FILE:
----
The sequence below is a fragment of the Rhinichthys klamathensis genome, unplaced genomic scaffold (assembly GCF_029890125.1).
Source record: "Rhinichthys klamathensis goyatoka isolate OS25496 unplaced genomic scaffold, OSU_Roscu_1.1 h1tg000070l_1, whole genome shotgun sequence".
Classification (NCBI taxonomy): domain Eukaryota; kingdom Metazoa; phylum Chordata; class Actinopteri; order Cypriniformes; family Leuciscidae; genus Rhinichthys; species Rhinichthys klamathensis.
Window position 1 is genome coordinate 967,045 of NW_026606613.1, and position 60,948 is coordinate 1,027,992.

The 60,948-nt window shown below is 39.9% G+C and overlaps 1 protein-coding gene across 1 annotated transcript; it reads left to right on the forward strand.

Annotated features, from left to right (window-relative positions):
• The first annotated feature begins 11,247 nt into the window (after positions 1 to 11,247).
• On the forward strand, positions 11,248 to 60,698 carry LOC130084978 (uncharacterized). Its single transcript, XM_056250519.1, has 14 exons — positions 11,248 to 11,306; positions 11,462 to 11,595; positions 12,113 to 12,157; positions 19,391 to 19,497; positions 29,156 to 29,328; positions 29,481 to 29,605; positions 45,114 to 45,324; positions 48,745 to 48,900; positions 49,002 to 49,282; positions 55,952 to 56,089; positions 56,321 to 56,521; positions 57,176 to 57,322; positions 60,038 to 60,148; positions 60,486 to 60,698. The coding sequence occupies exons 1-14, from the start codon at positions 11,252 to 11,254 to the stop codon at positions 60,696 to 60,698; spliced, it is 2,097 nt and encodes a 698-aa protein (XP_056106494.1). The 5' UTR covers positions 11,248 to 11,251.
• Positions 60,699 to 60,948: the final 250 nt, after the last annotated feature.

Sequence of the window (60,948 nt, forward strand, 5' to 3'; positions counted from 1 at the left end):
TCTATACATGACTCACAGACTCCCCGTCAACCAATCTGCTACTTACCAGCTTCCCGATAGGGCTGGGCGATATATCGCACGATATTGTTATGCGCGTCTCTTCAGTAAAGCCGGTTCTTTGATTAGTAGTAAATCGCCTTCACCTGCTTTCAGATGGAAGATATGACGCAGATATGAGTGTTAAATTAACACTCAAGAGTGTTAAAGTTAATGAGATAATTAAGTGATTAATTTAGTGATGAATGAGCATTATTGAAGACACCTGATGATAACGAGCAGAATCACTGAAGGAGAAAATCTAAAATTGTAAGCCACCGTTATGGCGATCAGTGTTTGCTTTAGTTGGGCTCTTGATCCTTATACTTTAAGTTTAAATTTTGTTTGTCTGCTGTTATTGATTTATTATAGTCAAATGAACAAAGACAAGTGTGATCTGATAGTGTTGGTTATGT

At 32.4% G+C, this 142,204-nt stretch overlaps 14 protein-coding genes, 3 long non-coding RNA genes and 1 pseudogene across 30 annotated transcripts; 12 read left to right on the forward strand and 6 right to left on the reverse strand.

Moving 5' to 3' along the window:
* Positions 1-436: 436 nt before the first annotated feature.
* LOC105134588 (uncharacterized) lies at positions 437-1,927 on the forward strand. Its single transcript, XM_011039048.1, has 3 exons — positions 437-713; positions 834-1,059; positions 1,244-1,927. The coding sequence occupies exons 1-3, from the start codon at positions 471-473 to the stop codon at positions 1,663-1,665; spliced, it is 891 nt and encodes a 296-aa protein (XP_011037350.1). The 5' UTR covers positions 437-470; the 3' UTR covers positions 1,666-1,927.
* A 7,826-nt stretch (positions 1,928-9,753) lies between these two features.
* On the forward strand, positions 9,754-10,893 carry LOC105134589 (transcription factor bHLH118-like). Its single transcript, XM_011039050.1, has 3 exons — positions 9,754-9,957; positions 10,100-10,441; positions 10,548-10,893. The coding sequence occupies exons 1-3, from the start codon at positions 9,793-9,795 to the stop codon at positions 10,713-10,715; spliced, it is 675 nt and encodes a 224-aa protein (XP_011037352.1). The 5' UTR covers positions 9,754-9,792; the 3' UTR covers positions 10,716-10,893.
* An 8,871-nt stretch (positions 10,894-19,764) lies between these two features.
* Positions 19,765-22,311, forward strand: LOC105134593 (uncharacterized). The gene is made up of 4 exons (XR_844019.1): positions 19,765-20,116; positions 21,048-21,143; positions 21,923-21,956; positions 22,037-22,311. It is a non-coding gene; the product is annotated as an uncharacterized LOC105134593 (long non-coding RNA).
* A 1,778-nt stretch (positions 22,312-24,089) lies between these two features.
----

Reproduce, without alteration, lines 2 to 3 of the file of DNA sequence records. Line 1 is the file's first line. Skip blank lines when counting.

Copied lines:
Source record: "Rhinichthys klamathensis goyatoka isolate OS25496 unplaced genomic scaffold, OSU_Roscu_1.1 h1tg000070l_1, whole genome shotgun sequence".
Classification (NCBI taxonomy): domain Eukaryota; kingdom Metazoa; phylum Chordata; class Actinopteri; order Cypriniformes; family Leuciscidae; genus Rhinichthys; species Rhinichthys klamathensis.